I further developed the inside of the house and fully created the surroundings, adding basic trees, bushes, and grass. I made it a focus to keep these simple to not detract attention away from the point of the image, which is so easy to do. A great element of creating scenes like this is you can really bump that depth of field right up and get that beautiful out-of-focus background. This can give it that almost miniature-esque look which often leads to finding things cute.

Adding a lot of green naturalness to the scene was important for me—I didn’t want this to look soulless, clinical, and lacking in spirit. This was the main motive behind adding this scenery around the house. Lived in, natural, and homely.

Refining the artwork

So much of this work can be boiled down to understanding what makes something beautiful, seeing that and knowing how to make it that way. This makes seeing through the eyes of what is beautiful quite possibly the most important skill you’ll be able to look at as an artist. Finding yourself out in the world, pointing something out, and being able to have the vocabulary to express and identify why you find this particularly interesting. The world is a playground of sight and perspective. The moment you break out and start to hold any power to the way you see things is the same moment you will start to wonder just how much we can get out of our mere senses, available to us at any point in time.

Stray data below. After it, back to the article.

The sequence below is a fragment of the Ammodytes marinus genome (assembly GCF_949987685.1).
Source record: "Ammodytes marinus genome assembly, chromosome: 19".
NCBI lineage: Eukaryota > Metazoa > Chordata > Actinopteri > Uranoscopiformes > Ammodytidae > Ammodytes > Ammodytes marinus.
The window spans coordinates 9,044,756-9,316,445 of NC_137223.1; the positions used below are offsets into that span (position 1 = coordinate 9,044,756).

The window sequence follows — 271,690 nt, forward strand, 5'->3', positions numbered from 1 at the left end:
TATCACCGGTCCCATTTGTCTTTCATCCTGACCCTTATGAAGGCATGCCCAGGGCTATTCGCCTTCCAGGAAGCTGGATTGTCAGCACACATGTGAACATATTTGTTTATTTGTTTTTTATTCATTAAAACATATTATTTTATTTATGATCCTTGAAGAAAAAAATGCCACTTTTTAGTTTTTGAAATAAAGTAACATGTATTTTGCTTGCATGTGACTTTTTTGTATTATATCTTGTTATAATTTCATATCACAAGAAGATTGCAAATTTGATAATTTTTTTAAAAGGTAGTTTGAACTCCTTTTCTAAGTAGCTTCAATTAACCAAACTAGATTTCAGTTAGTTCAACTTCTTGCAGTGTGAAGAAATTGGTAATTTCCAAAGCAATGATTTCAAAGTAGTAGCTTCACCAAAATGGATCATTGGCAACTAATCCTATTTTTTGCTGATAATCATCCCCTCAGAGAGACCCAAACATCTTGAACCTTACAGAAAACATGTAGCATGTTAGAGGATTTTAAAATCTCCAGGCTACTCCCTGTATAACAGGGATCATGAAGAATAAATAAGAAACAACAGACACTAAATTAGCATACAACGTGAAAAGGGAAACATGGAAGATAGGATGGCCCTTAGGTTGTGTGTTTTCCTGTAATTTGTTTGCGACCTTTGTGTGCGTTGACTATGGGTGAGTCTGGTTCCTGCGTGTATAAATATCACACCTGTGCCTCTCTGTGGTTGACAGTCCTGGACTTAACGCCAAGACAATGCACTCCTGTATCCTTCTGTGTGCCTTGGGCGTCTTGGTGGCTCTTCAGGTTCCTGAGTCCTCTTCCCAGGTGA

I also added roof tiles above the kitchen, as well as above the small porch to the right of the house—a small touch, but that terracotta… she can terracotta me if you catch my drift.

Ultimately, we have the final piece! I implemented a gobo at this point too, which surprisingly is not a species from Lord of the Rings but a light texture. This gives your lights a more speckled look with darker and brighter points—think sunshine filtering through trees. Not many lights in the real world are as simple as just a source with a flat value. You can see this most clearly on the very top of the building, but more subtly throughout the whole space.

The polishing stage always takes such a long time! It takes me so many small changes, going back, shifting something slightly, re-rendering, until I’m entirely satisfied with how it looks. By which point I am either vibrating with caffeination, it’s mid-day, and I haven’t slept, or I am just utterly delighted to call it done and go for a walk. Sometimes it’s a combination of all three.

Details added in the final version

The way I allow myself to call something complete is I go through many different iterations and with each one, I write down a long handwritten list of changes and improvements to make. I’m only happy to say something is finished when I can look at it for a while and see nothing I would add, remove, or change. This is the most fun part everytime! Taking it from the space of getting near the idea and just seeing a bunch of issues to tackle till I see exactly what I imagined at the start of the project.

Some interesting things to note with the final version is:

  • I added Lola, a cat I used to live with, sitting on the sofa. For this, I took a top down photo of her and just projected it on to a vaguely cat shaped object.
  • Highlighting the light coming down from the windows by giving them a hard edge as well as adding in a particle simulation with non-descript particles in the air that just adds to the ambiance in a way it’s hard to express.